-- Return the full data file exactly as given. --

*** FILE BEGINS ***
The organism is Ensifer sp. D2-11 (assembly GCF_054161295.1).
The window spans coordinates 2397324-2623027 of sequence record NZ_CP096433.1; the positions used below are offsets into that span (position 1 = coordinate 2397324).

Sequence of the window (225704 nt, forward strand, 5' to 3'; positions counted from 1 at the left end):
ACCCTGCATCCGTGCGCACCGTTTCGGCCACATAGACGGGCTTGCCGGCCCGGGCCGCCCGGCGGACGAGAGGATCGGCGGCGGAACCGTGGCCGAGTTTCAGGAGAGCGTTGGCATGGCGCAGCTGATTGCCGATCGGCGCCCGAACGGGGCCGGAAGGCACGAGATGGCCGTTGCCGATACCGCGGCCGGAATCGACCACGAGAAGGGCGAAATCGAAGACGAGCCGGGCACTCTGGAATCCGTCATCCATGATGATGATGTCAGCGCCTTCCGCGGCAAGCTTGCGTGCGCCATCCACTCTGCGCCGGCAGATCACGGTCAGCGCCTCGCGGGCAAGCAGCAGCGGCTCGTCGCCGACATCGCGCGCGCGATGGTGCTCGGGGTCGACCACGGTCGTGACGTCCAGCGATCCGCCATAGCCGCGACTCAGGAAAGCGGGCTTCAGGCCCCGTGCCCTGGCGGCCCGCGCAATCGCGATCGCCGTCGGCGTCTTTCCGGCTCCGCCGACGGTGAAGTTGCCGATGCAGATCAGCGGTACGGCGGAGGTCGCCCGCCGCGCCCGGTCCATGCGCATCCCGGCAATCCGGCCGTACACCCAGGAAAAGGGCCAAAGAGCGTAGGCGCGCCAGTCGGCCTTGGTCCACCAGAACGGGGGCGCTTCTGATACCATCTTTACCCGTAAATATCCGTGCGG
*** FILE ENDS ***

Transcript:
The organism is Ensifer sp. D2-11 (assembly GCF_054161295.1).
The window spans coordinates 2397324-2623027 of sequence record NZ_CP096433.1; the positions used below are offsets into that span (position 1 = coordinate 2397324).

Sequence of the window (225704 nt, forward strand, 5' to 3'; positions counted from 1 at the left end):
ACCCTGCATCCGTGCGCACCGTTTCGGCCACATAGACGGGCTTGCCGGCCCGGGCCGCCCGGCGGACGAGAGGATCGGCGGCGGAACCGTGGCCGAGTTTCAGGAGAGCGTTGGCATGGCGCAGCTGATTGCCGATCGGCGCCCGAACGGGGCCGGAAGGCACGAGATGGCCGTTGCCGATACCGCGGCCGGAATCGACCACGAGAAGGGCGAAATCGAAGACGAGCCGGGCACTCTGGAATCCGTCATCCATGATGATGATGTCAGCGCCTTCCGCGGCAAGCTTGCGTGCGCCATCCACTCTGCGCCGGCAGATCACGGTCAGCGCCTCGCGGGCAAGCAGCAGCGGCTCGTCGCCGACATCGCGCGCGCGATGGTGCTCGGGGTCGACCACGGTCGTGACGTCCAGCGATCCGCCATAGCCGCGACTCAGGAAAGCGGGCTTCAGGCCCCGTGCCCTGGCGGCCCGCGCAATCGCGATCGCCGTCGGCGTCTTTCCGGCTCCGCCGACGGTGAAGTTGCCGATGCAGATCAGCGGTACGGCGGAGGTCGCCCGCCGCGCCCGGTCCATGCGCATCCCGGCAATCCGGCCGTACACCCAGGAAAAGGGCCAAAGAGCGTAGGCGCGCCAGTCGGCCTTGGTCCACCAGAACGGGGGCGCTTCTGATACCATCTTTACCCGTAAATATCCGTGCGG